POLICE are looking for three hillwalkers after precious wildlife and plant habitats were incinerated in the Galloway Hills' biggest fire in decades, writes Stephen Norris.
The fire, which began on Sunday morning was eventually put out on Tuesday afternoon by the combined efforts of helicopter and ground crews.
Around 25 square miles of moorland were destroyed and 500 hectares of forest were badly affected in South Ayrshire around Loch Doon and over into Galloway.
As exhausted firefighting teams trooped off the mountains on Tuesday, investigations into exactly how the fire began were continuing.
The Gazette understands that two people witnessed the fire being started, and reported into the Forestry Commission's Glentrool centre late on Sunday morning that three male hillwalkers, believed to be English, were responsible. The trio had a boxer dog with them.
Police Inspector Stephen Stiff, based at Newton Stewart Police Station said: "We are aware that three people have been identifed with regard to starting this fire, and we are making enquiries to establish their identity.
"As for charges, it will be dependent on whether this was a reckless and intentional act or not.
"We are aware that their are witnesses and we will continue to do everything we can to establish whether this was a deliberate act or not."
Shifting winds constantly changed the direction of the firefronts, making it virtually impossible for firefighters and forestry workers to get on top of the fire, which was eventually put out on Tuesday around 3pm.
Some areas in the mountainous interior were so inaccessible the only way the fire could be tackled was by helicopters dropping water.
Keith Muir of the Forestry Commission was stunned at the
damage caused. He stressed that contrary to some media reports the three men were not camping out, but just out walking.
He said: "With an incident on this scale we just can't turn around and do nothing. We have got to get the message out that this kind of thing can't be allowed to happen."
"The people that came into the visitor centre said that three English hillwakers with a boxer dog started it.
"They were only out walking - what idiot out walking starts a fire?
"We have actually had the folk that came into the Glentrool centre phoning up to say 'what's going out on the radio isn't right - we know exactly who did it'.
"I've notified the police and we'll need to see what they have got, if they have nobody we can't do anything but if they have somebody that's a different matter.
"It's the biggest fire we've had to deal with for many years, but we won't know how big for quite a while.
"It will take us into the middle of next week to get it all sorted out because its burnt out the whole of the Gala Lane right up to Loch Doon, and the whole of the Silver Flowe has gone. The Silver Flowe is a protected biosphere and its been destroyed."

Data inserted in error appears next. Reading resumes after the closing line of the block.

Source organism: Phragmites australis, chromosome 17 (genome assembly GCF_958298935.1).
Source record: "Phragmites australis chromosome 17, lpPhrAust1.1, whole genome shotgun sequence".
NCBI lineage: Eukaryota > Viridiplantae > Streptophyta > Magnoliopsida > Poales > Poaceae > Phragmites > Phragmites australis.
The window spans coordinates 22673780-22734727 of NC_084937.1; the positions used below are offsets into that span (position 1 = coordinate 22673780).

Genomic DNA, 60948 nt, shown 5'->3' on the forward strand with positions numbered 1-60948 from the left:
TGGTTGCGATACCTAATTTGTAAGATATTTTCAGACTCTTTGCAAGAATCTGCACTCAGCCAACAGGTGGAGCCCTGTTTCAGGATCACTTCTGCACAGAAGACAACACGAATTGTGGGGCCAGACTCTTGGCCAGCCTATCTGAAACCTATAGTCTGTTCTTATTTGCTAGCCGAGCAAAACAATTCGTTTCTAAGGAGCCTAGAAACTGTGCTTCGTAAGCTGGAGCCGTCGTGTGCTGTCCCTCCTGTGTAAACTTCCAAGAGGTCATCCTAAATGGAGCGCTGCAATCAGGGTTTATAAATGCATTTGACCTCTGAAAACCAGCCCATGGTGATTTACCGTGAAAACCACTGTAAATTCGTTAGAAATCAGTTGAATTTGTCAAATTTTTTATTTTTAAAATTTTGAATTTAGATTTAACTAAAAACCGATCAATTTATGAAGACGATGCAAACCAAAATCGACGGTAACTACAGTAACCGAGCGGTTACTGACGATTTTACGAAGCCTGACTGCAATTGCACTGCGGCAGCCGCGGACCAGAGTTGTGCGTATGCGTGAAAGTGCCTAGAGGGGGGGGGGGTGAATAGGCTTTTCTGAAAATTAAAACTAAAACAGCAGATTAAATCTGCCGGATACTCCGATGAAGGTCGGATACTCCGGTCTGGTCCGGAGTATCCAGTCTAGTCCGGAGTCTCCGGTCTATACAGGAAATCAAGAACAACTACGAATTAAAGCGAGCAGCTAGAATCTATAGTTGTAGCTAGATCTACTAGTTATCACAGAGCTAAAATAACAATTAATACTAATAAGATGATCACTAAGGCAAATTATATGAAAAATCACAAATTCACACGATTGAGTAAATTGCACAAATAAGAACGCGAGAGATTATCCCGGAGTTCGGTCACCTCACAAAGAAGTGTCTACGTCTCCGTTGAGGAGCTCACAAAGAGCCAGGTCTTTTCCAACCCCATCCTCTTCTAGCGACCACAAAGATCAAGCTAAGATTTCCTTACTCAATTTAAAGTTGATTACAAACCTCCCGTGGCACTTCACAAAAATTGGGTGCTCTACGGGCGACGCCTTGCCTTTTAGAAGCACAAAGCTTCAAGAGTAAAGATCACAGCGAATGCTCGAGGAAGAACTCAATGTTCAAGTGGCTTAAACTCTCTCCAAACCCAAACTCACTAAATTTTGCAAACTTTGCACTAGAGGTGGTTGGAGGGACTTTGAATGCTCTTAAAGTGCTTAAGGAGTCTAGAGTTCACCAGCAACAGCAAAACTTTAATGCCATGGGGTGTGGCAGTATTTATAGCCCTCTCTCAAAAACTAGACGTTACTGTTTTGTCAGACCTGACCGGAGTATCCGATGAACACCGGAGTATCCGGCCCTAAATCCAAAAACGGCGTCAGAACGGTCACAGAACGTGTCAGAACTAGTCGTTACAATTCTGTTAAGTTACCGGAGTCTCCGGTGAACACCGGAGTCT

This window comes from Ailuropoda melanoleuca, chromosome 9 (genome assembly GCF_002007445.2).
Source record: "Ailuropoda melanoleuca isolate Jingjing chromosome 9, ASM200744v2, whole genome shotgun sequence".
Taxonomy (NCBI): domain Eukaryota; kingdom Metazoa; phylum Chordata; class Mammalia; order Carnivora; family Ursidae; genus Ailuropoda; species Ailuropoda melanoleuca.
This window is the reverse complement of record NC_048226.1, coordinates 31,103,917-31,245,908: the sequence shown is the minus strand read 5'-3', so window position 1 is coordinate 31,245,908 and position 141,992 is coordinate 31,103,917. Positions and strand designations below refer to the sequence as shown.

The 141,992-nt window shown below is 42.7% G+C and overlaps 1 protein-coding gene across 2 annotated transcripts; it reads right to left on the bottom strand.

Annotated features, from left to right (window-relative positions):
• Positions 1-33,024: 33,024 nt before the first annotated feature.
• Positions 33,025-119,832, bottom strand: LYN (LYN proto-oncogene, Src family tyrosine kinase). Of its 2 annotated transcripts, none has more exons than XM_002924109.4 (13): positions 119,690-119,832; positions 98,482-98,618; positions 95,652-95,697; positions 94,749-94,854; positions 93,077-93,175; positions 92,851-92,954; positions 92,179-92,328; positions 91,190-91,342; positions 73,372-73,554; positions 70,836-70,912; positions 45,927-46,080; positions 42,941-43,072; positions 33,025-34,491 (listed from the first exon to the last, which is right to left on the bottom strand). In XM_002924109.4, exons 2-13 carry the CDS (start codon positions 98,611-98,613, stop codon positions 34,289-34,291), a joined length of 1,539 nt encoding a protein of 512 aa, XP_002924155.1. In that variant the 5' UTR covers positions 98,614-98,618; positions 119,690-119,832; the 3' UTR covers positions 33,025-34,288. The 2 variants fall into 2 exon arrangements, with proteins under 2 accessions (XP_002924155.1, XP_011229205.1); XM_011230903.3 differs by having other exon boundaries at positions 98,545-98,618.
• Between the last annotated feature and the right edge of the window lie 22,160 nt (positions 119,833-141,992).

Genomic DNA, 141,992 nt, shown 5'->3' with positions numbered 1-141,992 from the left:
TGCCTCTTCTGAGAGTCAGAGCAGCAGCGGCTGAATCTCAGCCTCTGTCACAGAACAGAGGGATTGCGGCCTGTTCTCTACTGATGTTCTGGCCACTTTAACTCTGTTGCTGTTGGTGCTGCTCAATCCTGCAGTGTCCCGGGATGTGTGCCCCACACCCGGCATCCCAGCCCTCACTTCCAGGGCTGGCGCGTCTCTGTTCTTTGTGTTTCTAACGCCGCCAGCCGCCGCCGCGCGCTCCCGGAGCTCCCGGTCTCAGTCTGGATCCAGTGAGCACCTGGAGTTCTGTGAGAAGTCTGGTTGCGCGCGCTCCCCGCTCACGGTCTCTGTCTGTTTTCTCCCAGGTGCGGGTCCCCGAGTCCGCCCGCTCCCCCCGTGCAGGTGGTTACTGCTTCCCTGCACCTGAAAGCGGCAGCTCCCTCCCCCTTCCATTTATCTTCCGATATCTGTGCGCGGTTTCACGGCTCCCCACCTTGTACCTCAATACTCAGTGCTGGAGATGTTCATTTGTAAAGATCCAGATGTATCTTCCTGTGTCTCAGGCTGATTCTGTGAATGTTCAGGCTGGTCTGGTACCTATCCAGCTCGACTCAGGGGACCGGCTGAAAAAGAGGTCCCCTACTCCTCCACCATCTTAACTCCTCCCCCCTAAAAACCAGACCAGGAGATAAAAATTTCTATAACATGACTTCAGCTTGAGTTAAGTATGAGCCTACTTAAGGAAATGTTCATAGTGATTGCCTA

Mr Muir added: "We are working with the police and will support them in any way we can. The more people that can help with this the better and I would ask anyone that has any information to contact the police."
The Silver Flowe, a unique bogland biosphere near Loch Dee is a blackened desert. Entire mountain habitats have been consumed - all the vegetation on Craiglee has gone and the rest of the Dungeon range is badly affected.
The Gazette visited the site on Tuesday once the all clear had been given. On the road over to Glenhead of Glentrool from Loch Dee the line where the fire was halted presents a stark contrast on Craiglee Hill.
The fire burnt its way right over the mountain. On one side the hill is entirely grey-black while on the other, where the firemen made their stand, winter's cover of dead grasses still remain.
The acrid stench of carbonised grass and heather was still in the air at the Gala Lane, the burn which drains the Silver Flowe into the Black Water of Dee near Clatteringshaws Loch.
The lane had acted as a natural firebreak, the green grasses along its banks starving the raging fire of more fuel and preventing it from jumping across to the east bank.
Looking west across to the blaze-blackened masses of Craiglee, Dungeon Hill and Craignaw, the Silver Flowe was a smouldering wasteland, its unique habitat cindered.
Up at Backhill o' Bush bothy, one of the centre of the firefighting operations the last entry in the 'Bothy Book', dated Monday April 16 states: 'The boys from Bravo 61 were at the hill fire and called in to check the rooms out in case we were here for the night. Newton Stewart boys D Kelly, S Dalrymple, Roy McClymont, Jeff Lupton, Colin Bennewith, Neil Whyte.'